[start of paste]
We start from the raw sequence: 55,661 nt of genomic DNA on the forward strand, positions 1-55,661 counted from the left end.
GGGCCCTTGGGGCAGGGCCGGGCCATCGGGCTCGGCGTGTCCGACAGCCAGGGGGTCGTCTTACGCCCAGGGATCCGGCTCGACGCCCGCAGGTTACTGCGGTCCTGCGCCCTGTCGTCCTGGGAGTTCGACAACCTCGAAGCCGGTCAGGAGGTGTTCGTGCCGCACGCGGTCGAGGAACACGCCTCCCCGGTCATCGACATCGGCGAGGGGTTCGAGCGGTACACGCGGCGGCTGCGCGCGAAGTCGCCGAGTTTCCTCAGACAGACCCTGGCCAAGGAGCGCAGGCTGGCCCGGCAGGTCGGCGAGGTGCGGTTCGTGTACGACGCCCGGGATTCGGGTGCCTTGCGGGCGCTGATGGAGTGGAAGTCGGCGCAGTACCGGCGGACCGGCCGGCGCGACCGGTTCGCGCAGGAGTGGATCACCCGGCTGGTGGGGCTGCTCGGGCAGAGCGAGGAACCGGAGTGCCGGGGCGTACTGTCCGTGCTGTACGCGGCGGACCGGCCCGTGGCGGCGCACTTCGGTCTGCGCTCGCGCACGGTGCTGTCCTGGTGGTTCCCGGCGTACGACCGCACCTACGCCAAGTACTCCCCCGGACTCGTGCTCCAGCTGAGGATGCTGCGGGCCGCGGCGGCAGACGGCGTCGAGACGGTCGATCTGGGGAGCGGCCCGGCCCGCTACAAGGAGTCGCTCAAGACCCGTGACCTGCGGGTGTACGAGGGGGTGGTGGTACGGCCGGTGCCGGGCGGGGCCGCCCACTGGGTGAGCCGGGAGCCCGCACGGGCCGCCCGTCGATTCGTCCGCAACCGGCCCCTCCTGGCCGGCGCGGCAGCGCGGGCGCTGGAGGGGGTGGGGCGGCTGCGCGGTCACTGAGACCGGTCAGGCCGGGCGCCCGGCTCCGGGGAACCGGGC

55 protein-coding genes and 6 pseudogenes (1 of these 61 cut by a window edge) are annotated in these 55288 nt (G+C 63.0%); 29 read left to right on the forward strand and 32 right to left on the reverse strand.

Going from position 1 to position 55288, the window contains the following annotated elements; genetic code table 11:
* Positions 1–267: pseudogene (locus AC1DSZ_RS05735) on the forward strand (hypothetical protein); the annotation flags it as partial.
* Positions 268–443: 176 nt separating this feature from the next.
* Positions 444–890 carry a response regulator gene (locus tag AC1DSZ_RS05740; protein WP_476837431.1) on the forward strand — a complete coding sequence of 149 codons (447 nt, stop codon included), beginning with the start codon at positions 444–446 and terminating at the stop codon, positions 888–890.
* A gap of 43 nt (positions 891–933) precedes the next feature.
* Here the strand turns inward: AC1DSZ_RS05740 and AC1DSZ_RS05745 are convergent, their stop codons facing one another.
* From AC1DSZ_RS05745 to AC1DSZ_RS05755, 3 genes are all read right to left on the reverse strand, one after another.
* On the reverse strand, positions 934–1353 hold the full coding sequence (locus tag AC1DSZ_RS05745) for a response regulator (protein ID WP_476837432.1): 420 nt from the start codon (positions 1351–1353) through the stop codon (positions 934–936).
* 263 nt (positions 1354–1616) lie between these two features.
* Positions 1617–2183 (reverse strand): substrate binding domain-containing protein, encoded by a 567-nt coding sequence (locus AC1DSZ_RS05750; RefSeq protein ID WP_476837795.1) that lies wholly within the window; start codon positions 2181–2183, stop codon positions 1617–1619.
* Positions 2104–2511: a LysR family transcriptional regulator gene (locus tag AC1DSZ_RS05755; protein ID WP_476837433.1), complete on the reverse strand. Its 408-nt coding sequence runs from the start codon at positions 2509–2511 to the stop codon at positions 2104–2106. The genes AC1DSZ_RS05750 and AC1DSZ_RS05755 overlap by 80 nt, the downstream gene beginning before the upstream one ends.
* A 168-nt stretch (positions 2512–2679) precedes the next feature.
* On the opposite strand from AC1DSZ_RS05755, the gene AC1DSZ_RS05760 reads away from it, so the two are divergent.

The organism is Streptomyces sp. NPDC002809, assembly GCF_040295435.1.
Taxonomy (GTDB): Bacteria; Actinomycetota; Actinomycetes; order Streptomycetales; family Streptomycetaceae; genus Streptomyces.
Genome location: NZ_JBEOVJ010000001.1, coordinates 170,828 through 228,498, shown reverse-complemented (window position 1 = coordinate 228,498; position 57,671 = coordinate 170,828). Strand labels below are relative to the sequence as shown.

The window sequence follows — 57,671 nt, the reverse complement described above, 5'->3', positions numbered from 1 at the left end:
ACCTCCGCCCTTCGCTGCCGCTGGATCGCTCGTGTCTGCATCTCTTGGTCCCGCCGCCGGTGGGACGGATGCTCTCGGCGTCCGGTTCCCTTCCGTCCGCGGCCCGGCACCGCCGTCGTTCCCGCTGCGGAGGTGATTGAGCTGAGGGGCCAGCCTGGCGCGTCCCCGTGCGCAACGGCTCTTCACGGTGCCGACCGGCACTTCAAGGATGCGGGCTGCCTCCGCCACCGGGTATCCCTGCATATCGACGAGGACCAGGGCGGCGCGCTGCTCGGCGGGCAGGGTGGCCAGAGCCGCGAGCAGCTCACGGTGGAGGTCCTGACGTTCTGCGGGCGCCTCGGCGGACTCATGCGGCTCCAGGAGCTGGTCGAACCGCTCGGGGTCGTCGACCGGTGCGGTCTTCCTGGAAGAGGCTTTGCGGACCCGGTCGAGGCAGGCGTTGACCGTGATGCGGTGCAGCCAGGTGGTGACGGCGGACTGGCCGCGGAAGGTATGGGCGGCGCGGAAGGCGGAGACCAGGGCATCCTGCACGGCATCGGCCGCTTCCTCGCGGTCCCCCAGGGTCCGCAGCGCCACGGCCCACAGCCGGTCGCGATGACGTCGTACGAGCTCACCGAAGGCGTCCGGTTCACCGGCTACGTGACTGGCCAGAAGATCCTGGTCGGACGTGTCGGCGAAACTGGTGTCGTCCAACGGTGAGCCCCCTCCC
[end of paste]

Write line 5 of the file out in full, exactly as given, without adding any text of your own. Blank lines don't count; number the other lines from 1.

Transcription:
* Positions 1–267: pseudogene (locus AC1DSZ_RS05735) on the forward strand (hypothetical protein); the annotation flags it as partial.